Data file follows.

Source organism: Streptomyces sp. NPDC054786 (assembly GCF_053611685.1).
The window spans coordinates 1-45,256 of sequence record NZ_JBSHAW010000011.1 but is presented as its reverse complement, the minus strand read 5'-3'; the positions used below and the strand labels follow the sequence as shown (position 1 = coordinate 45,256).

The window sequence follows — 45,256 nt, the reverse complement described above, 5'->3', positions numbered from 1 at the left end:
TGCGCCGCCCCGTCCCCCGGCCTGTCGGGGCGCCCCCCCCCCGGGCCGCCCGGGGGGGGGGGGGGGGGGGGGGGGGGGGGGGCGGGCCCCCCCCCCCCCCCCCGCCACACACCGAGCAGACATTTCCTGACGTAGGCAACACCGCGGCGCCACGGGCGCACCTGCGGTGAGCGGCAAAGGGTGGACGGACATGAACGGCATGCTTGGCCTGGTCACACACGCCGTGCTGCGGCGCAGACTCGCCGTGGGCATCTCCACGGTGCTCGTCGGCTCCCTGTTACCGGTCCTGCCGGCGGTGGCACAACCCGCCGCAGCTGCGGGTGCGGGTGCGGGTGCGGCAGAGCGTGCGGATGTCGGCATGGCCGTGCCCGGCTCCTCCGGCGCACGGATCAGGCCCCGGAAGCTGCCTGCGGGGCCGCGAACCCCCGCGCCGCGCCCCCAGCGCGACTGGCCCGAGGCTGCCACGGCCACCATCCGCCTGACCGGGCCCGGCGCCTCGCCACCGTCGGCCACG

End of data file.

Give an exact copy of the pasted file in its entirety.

Source organism: Streptomyces sp. NPDC054786 (assembly GCF_053611685.1).
The window spans coordinates 1-45,256 of sequence record NZ_JBSHAW010000011.1 but is presented as its reverse complement, the minus strand read 5'-3'; the positions used below and the strand labels follow the sequence as shown (position 1 = coordinate 45,256).

The window sequence follows — 45,256 nt, the reverse complement described above, 5'->3', positions numbered from 1 at the left end:
TGCGCCGCCCCGTCCCCCGGCCTGTCGGGGCGCCCCCCCCCCGGGCCGCCCGGGGGGGGGGGGGGGGGGGGGGGGGGGGGGGCGGGCCCCCCCCCCCCCCCCCGCCACACACCGAGCAGACATTTCCTGACGTAGGCAACACCGCGGCGCCACGGGCGCACCTGCGGTGAGCGGCAAAGGGTGGACGGACATGAACGGCATGCTTGGCCTGGTCACACACGCCGTGCTGCGGCGCAGACTCGCCGTGGGCATCTCCACGGTGCTCGTCGGCTCCCTGTTACCGGTCCTGCCGGCGGTGGCACAACCCGCCGCAGCTGCGGGTGCGGGTGCGGGTGCGGCAGAGCGTGCGGATGTCGGCATGGCCGTGCCCGGCTCCTCCGGCGCACGGATCAGGCCCCGGAAGCTGCCTGCGGGGCCGCGAACCCCCGCGCCGCGCCCCCAGCGCGACTGGCCCGAGGCTGCCACGGCCACCATCCGCCTGACCGGGCCCGGCGCCTCGCCACCGTCGGCCACG